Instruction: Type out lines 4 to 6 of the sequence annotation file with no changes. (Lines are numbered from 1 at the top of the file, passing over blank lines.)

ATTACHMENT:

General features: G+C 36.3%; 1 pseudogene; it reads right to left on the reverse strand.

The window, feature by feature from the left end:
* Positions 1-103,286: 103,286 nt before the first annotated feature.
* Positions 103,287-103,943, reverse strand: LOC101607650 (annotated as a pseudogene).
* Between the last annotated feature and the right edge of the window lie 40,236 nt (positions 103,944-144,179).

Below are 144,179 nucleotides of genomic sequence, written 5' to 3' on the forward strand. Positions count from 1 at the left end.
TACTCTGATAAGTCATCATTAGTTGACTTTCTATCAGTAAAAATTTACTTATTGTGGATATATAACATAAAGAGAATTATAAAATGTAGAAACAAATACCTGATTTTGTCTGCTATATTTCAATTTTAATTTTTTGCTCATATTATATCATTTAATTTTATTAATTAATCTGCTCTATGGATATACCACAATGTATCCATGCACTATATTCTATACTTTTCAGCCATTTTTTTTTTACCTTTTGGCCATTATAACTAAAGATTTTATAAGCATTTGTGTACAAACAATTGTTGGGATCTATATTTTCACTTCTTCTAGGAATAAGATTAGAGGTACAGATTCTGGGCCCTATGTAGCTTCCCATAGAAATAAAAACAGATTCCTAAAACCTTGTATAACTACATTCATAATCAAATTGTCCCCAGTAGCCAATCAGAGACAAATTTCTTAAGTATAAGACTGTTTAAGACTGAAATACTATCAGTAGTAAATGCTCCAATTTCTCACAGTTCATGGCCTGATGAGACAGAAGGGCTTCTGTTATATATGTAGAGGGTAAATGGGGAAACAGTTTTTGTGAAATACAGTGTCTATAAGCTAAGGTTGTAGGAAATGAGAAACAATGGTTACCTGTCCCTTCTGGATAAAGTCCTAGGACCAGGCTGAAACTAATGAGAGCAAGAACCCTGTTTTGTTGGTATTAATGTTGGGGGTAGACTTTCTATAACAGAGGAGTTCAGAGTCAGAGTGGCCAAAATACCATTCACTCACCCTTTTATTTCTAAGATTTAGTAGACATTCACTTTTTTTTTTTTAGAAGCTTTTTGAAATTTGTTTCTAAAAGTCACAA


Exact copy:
* Positions 103,287-103,943, reverse strand: LOC101607650 (annotated as a pseudogene).
* Between the last annotated feature and the right edge of the window lie 40,236 nt (positions 103,944-144,179).

Below are 144,179 nucleotides of genomic sequence, written 5' to 3' on the forward strand. Positions count from 1 at the left end.